Façades of The Hague #93

This is the public, free and unguarded bicycle storage behind Centraal Station at Rijnstraat, as seen in 2017.

It is in a small area that constantly slips from the attention of the city’s gentrifyers, while they are working hard on the area in front of the station to change that into a circus of zombie urbanism.

I must say the bike storage, or bike hotel as it is often called, and its surroundings are as ugly as ugly can be, but, in a way, i like it even more for it.

It has a gloomy character of greyness, of metal, concrete and of unruly traffic.

Under it are taxi ranks.

Some people leave their bikes in the storage as if it is an ominous asylum where you can leave your pet behind in anonymous solitude, while other bikes are just stolen.

But most people store their bikes there just for a day to catch their train or bus to their work, and in spite of the somewhat sinister atmosphere you can quite safely do so.

The bicycle is an almost integral part of the Dutch body and as bikes, being eco-friendly monsters, are becoming more important, earlier or later the town’s gentrifyers and managers will find a ‘solution’ for this rather grim place.

Let’s hope they won’t for now, as the more unsuspected, maybe even darker places of town are part of its ambiguous character.

© Villa Next Door 2019

All pictures were taken in March 2017.

Bertus Pieters

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Façades of The Hague #92

Haan (Cock) by Jan Snoeck (1927-2018), Dr. J. Presserstraat corner Escamplaan.

The sculpture was placed in 1984.

Snoeck was a prolific artist who made many sculptures for public space, many of them with his recognisable tiles in lively colours.

In spite of their popular outlook his public sculptures (like this one) usually are a bit edgy as well.

This one, a bit tucked away in the bushes at an anonymous street corner, clearly needs some thorough restoration for its original shiny brilliance to return.

© Villa Next Door 2019

All pictures were taken in March 2017.

Bertus Pieters

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Façades of The Hague #91

Small sculpture, probably representing Hop-‘o-My-Thumb, by Tom Otterness (1952), Harteveltstraat, in front of Museum Beelden aan Zee.

Otterness, who started his career with amongst others the questionable video Dog Shot Film in 1977, made this far more endearing small sculpture (2004) as part of a number of fairy tale figures along the coast next to the museum.

The small sculpture used to stand in front of the museum’s entrance, but was recently removed to stand more near his fellow sculptures, pointing towards the museum (as can be seen in the last pictures).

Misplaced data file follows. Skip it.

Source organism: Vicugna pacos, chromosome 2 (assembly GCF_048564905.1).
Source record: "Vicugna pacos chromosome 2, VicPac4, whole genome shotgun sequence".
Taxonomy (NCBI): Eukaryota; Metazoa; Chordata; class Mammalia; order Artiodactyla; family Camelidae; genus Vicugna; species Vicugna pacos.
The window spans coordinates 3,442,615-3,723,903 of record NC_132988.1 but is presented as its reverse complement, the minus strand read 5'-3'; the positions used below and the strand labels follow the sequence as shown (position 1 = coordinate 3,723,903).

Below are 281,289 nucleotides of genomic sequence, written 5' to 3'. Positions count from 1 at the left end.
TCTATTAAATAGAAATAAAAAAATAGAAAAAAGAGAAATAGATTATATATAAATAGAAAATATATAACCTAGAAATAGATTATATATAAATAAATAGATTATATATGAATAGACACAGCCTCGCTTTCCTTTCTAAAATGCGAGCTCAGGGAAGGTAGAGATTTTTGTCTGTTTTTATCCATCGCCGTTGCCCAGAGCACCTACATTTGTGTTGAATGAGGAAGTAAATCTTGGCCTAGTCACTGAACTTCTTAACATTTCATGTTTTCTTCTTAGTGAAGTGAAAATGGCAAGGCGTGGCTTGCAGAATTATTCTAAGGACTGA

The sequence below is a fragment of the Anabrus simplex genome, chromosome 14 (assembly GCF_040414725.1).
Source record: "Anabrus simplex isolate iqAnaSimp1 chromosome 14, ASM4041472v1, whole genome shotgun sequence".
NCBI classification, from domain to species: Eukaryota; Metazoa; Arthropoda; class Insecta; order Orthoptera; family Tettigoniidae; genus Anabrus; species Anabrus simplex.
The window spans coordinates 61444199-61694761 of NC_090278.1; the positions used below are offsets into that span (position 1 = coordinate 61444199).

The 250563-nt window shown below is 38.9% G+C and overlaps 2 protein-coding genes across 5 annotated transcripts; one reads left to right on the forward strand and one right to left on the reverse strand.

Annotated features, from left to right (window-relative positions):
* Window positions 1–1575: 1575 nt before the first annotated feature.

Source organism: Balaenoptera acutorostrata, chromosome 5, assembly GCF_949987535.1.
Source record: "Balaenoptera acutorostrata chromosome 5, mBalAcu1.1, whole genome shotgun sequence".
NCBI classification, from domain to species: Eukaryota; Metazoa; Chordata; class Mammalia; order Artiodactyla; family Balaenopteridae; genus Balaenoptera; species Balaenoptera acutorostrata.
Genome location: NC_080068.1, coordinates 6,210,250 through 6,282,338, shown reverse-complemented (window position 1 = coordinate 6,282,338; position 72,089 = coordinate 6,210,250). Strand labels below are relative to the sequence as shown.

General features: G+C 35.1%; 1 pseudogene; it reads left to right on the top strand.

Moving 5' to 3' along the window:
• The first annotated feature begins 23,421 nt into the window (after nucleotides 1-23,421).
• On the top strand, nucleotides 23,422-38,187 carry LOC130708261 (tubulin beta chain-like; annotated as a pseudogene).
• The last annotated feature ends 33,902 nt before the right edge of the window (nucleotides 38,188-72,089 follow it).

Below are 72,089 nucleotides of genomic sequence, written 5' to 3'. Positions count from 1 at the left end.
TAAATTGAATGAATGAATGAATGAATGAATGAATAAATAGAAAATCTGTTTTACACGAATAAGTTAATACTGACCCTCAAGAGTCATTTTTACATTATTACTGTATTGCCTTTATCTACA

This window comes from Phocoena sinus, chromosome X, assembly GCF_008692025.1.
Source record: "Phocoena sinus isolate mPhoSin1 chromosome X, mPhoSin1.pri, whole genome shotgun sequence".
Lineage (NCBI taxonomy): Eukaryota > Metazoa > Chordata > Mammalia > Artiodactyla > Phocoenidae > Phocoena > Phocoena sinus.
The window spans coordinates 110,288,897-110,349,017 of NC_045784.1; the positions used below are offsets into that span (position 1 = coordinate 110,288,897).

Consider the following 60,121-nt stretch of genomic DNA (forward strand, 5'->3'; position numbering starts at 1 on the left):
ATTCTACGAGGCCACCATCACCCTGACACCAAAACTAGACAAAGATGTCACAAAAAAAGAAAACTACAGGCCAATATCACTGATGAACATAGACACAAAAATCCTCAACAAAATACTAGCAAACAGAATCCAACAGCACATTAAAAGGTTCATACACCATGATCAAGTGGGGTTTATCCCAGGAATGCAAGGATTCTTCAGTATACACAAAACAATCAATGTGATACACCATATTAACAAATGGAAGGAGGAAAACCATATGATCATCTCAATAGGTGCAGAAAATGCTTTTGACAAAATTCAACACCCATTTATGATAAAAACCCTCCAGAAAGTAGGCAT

© Villa Next Door 2019

First four pictures were taken in March 2017, last three pictures were taken in June 2019

Bertus Pieters

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Façades of The Hague #90

Block of three white plastered houses with apartments in eclectic style, designed by Johannes Petrus Christiaan Swijser (1809-1885), built around 1860, Kazernestraat corner Nieuwe Schoolstraat.

J.P.C. Swijser, who originally started out as a carpenter and a contractor, was a very active architect in The Hague, designing many apartment blocks, villas and schools and also co-designing the royal stables.

Many features of the façade of the block are original, including the doors.

The block is a municipal monument.

© Villa Next Door 2019

All pictures were taken in March 2017

Bertus Pieters

 

Façades of The Hague from #72 onwards: https://villanextdoor2.wordpress.com/category/facades-of-the-hague/

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Façades of The Hague #89

Façade of a block of apartments, Valkenboskade. Due to the Industrial Revolution the number of inhabitants of The Hague in 1913 had tripled since 1875. Areas of polder and geest were bought from The Hague’s then southern neighbour Loosduinen, which were later annexed by The Hague.

Valkenboskade is in that area and these houses were built just before the First World War. They were designed for the middle classes. This façade has exceptionally refined modernist ornamentation. It must have looked very modern for its time.

© Villa Next Door 2019

All pictures were taken in March 2017

Bertus Pieters

 

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Façades of The Hague #88

How do you design a villa? “Well, you add some balconies, some dormers, even two quasi-medieval lancet windows, a turret, and… oh well, they say it shouldn’t be too expensive; right, then we make the sides very boring indeed, after all, it’s the façade that counts!”

That is what the architect of this villa with five apartments in Nieuwe Parklaan must have thought. The building is traceable back to the 1930s.